I’ll see your plutonium and raise you one microgram of californium

californium-knows-how-to-party

When comparing apples and oranges, the former sell for nearly double the latter, at least according to what’s available at a nearby grocery store. Yet the price per ounce – 10 cents and 5 cents, respectively – are miniscule compared to some of the world’s rarer materials.

Consider white truffles: An ounce of the prized fungus, which grows for just a couple of months of the year almost exclusively in one part of Italy and is best located by special pigs, sells for more than $140 an ounce. Seem excessive? That doesn’t even begin to compare with some even more expensive items, according to the online publication Visual Capitalist.

Saffron, a spice native to Greece and Southwest Asia and used mainly as a seasoning and coloring agent in food, goes for more than $310 an ounce.

Palladium, a rare metal used in catalytic converters, among a number of items, sells for more $500 an ounce, while gold, the monetary standby of yore, is currently fetching nearly $1,200 an ounce.

Iranian beluga caviar, taken from sturgeon found mainly in the Caspian Sea, brings nearly $1,000 an ounce.

Yet those don’t come close to some upper-end items, according to the Visual Capitalist.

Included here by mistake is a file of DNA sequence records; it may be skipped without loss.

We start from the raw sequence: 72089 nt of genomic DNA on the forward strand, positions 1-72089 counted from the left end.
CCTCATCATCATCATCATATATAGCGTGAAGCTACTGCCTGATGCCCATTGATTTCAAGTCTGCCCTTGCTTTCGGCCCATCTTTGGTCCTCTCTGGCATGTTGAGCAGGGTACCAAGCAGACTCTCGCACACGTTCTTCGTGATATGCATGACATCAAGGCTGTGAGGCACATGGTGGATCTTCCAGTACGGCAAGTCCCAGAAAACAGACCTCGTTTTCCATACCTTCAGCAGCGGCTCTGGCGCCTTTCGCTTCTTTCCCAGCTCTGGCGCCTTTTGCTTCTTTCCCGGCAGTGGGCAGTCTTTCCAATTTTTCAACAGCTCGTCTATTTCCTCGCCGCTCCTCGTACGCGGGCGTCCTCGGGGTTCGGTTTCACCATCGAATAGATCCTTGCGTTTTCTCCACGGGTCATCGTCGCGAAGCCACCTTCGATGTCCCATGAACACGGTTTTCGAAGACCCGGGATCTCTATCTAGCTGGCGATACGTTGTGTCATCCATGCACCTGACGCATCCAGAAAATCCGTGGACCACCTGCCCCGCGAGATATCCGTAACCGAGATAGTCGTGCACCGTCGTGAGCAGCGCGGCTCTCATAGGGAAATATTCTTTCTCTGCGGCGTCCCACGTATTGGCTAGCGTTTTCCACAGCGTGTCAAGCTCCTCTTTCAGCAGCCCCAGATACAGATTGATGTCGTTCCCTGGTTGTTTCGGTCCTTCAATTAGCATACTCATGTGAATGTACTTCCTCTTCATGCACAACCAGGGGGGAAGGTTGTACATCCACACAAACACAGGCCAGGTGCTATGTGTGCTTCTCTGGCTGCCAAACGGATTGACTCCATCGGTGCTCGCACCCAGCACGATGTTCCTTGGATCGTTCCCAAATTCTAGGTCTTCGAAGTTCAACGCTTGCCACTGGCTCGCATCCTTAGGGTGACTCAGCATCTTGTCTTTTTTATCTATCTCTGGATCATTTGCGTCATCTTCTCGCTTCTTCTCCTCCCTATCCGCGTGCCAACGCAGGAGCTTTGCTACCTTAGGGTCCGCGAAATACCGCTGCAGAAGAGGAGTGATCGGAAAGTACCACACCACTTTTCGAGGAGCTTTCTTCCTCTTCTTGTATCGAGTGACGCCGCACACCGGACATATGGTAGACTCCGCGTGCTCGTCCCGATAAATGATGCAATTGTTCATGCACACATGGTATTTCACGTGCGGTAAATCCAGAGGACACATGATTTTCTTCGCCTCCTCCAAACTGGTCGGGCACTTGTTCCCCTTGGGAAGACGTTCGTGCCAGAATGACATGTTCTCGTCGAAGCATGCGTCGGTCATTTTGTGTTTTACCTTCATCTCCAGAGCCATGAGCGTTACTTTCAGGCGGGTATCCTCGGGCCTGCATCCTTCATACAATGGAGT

Plutonium, the radioactive element used in the first atomic bomb and employed at nuclear power plants, goes for more than $110,000 an ounce.

The Visual Capitalist estimated that an ounce of high-quality diamonds, nearly 142 carats, would sell for more than $1.8 million.

Finally, californium, a man-made element used to help start up nuclear reactors, would sell for more than $750 million an ounce – if that much californium could ever be produced.

Today, californium can be made only in milligram amounts and is available from the US government for $10 per millionth of a gram, a microgram.

How big would one-millionth of gram of californium be? I don’t know, but it’s probably not something you want to trust the summer intern with.

(Top: Slightly humorous meme in place of image of Californium, which is so small and rare that no decent image of it can be found on the internet.)

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